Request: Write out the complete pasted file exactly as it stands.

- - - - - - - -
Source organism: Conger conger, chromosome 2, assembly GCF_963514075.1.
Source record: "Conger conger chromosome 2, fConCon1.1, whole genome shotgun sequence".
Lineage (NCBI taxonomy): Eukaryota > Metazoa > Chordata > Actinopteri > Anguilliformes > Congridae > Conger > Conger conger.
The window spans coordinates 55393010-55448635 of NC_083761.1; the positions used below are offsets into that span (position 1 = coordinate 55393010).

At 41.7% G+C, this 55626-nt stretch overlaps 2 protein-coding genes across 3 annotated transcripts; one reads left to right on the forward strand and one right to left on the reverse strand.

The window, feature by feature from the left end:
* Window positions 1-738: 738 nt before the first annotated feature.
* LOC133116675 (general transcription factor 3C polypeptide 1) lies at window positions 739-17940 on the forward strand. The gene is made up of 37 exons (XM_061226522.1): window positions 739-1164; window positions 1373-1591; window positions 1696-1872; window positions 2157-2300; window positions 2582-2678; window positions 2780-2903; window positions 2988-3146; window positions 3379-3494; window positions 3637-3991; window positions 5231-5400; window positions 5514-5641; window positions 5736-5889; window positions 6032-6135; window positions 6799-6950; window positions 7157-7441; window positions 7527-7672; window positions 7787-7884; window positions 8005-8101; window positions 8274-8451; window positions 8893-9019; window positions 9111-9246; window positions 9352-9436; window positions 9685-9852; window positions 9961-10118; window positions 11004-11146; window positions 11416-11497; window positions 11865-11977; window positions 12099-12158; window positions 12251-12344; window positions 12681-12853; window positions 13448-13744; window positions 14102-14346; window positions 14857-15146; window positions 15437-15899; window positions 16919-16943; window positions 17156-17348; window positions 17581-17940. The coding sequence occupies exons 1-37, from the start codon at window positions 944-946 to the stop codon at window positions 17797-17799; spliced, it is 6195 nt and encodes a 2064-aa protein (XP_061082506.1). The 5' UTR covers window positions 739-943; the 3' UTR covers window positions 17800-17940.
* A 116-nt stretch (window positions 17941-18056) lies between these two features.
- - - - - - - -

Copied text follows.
Source organism: Conger conger, chromosome 2, assembly GCF_963514075.1.
Source record: "Conger conger chromosome 2, fConCon1.1, whole genome shotgun sequence".
Lineage (NCBI taxonomy): Eukaryota > Metazoa > Chordata > Actinopteri > Anguilliformes > Congridae > Conger > Conger conger.
The window spans coordinates 55393010-55448635 of NC_083761.1; the positions used below are offsets into that span (position 1 = coordinate 55393010).

At 41.7% G+C, this 55626-nt stretch overlaps 2 protein-coding genes across 3 annotated transcripts; one reads left to right on the forward strand and one right to left on the reverse strand.

The window, feature by feature from the left end:
* Window positions 1-738: 738 nt before the first annotated feature.
* LOC133116675 (general transcription factor 3C polypeptide 1) lies at window positions 739-17940 on the forward strand. The gene is made up of 37 exons (XM_061226522.1): window positions 739-1164; window positions 1373-1591; window positions 1696-1872; window positions 2157-2300; window positions 2582-2678; window positions 2780-2903; window positions 2988-3146; window positions 3379-3494; window positions 3637-3991; window positions 5231-5400; window positions 5514-5641; window positions 5736-5889; window positions 6032-6135; window positions 6799-6950; window positions 7157-7441; window positions 7527-7672; window positions 7787-7884; window positions 8005-8101; window positions 8274-8451; window positions 8893-9019; window positions 9111-9246; window positions 9352-9436; window positions 9685-9852; window positions 9961-10118; window positions 11004-11146; window positions 11416-11497; window positions 11865-11977; window positions 12099-12158; window positions 12251-12344; window positions 12681-12853; window positions 13448-13744; window positions 14102-14346; window positions 14857-15146; window positions 15437-15899; window positions 16919-16943; window positions 17156-17348; window positions 17581-17940. The coding sequence occupies exons 1-37, from the start codon at window positions 944-946 to the stop codon at window positions 17797-17799; spliced, it is 6195 nt and encodes a 2064-aa protein (XP_061082506.1). The 5' UTR covers window positions 739-943; the 3' UTR covers window positions 17800-17940.
* A 116-nt stretch (window positions 17941-18056) lies between these two features.